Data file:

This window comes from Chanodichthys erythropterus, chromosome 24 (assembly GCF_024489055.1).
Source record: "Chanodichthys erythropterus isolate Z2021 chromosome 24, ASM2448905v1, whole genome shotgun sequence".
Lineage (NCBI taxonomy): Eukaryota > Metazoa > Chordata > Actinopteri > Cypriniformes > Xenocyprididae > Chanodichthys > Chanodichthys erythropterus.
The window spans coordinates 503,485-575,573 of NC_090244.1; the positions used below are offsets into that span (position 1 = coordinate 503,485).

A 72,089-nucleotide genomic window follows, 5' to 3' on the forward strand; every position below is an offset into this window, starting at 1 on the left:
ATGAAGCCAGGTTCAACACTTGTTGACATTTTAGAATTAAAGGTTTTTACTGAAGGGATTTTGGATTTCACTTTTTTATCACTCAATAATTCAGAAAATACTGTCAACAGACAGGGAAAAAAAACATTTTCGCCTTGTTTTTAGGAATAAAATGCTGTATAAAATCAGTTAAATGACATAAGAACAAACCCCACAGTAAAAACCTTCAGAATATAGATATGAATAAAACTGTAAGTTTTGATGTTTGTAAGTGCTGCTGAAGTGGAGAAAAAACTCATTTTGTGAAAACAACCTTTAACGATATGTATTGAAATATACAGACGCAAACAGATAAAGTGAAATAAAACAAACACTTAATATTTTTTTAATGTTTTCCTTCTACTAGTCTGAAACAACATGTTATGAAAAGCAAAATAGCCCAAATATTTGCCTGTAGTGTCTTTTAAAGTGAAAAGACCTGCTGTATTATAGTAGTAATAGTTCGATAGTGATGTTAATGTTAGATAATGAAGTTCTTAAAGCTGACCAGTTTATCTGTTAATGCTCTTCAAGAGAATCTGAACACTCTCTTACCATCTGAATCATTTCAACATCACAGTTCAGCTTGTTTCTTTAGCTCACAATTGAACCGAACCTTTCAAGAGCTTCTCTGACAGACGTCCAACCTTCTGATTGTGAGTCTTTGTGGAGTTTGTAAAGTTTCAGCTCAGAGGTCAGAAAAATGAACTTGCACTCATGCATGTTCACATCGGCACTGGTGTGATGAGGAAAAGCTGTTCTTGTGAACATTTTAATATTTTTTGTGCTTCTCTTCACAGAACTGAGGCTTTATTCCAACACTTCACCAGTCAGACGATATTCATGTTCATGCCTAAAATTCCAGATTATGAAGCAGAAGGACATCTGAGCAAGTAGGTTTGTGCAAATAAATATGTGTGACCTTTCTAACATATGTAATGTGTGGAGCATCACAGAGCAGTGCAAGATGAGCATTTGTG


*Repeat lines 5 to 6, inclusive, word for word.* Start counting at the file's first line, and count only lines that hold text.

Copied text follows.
A 72,089-nucleotide genomic window follows, 5' to 3' on the forward strand; every position below is an offset into this window, starting at 1 on the left:
ATGAAGCCAGGTTCAACACTTGTTGACATTTTAGAATTAAAGGTTTTTACTGAAGGGATTTTGGATTTCACTTTTTTATCACTCAATAATTCAGAAAATACTGTCAACAGACAGGGAAAAAAAACATTTTCGCCTTGTTTTTAGGAATAAAATGCTGTATAAAATCAGTTAAATGACATAAGAACAAACCCCACAGTAAAAACCTTCAGAATATAGATATGAATAAAACTGTAAGTTTTGATGTTTGTAAGTGCTGCTGAAGTGGAGAAAAAACTCATTTTGTGAAAACAACCTTTAACGATATGTATTGAAATATACAGACGCAAACAGATAAAGTGAAATAAAACAAACACTTAATATTTTTTTAATGTTTTCCTTCTACTAGTCTGAAACAACATGTTATGAAAAGCAAAATAGCCCAAATATTTGCCTGTAGTGTCTTTTAAAGTGAAAAGACCTGCTGTATTATAGTAGTAATAGTTCGATAGTGATGTTAATGTTAGATAATGAAGTTCTTAAAGCTGACCAGTTTATCTGTTAATGCTCTTCAAGAGAATCTGAACACTCTCTTACCATCTGAATCATTTCAACATCACAGTTCAGCTTGTTTCTTTAGCTCACAATTGAACCGAACCTTTCAAGAGCTTCTCTGACAGACGTCCAACCTTCTGATTGTGAGTCTTTGTGGAGTTTGTAAAGTTTCAGCTCAGAGGTCAGAAAAATGAACTTGCACTCATGCATGTTCACATCGGCACTGGTGTGATGAGGAAAAGCTGTTCTTGTGAACATTTTAATATTTTTTGTGCTTCTCTTCACAGAACTGAGGCTTTATTCCAACACTTCACCAGTCAGACGATATTCATGTTCATGCCTAAAATTCCAGATTATGAAGCAGAAGGACATCTGAGCAAGTAGGTTTGTGCAAATAAATATGTGTGACCTTTCTAACATATGTAATGTGTGGAGCATCACAGAGCAGTGCAAGATGAGCATTTGTG